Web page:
I was shocked the Angels didn't pull it off right there. They had the bases loaded and one out against David Pauley. Everything was set up. But Pauley got out of it thanks to some grounders and fancy defense, and somehow the Mariners survived. Yet it only lasted a few minutes. Mike Trout closed the top of the ninth with a fine running catch, sending us into a break, and on the other end of the break, Trumbo deposited a Pauley sinker somewhere in Chino. The Angels won a game that never felt safe, and the M's fell ever further back, their chances eroding to sand.
The bright side is that, even if you think the M's are basically toast, they kept us interested in the day-to-day almost all the way up to the All-Star break. That's more than some people expected, and with two more against the Angels and then four against the, it's not like they don't still have a prayer of pulling themselves back up. This season has already provided more than it could've. Additionally, losing another tough one to the Angels further cements them as a villain, and existence is better with villains. The seething, simmering hate adds to the experience.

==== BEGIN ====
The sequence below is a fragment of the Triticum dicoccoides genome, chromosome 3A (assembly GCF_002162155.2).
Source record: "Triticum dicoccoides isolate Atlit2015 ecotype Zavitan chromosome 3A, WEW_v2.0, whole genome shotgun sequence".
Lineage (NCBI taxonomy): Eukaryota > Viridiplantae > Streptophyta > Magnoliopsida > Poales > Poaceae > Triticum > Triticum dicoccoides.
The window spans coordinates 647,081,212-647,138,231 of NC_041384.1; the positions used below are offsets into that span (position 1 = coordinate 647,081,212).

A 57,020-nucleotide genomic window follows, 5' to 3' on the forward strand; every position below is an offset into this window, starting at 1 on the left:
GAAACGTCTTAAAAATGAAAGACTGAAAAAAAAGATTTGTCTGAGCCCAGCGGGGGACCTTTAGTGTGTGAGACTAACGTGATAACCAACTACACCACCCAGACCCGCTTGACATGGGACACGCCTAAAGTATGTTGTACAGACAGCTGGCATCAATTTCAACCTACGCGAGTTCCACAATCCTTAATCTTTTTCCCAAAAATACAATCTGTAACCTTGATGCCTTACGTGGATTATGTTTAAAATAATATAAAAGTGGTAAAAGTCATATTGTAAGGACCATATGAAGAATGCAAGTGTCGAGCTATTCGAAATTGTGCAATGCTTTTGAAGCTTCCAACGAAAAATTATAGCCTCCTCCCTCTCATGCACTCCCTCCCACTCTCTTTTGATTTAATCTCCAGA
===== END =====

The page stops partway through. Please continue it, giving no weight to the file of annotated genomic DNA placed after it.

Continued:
But, man, this is annoying.
A brief selection of Friday night bullet holes:
Blake Beavan turned in one of those starts where at no point are you impressed, but then he comes out and you look up and find that it's the seventh inning and he's only allowed a few runs, which means he's well on his way to arriving as Doug Fister v1.0. He threw a lot of strikes without spotting the ball especially well, and he hung a fair number of his offspeed pitches, but then he only got burned by two solo home runs - one coming from a guy you don't expect to go deep, and one coming on an 0-2 breaking ball out of the zone that Vernon Wells golfed. Beavan passed this test, and so far he's made sure the team hasn't missed Erik Bedard.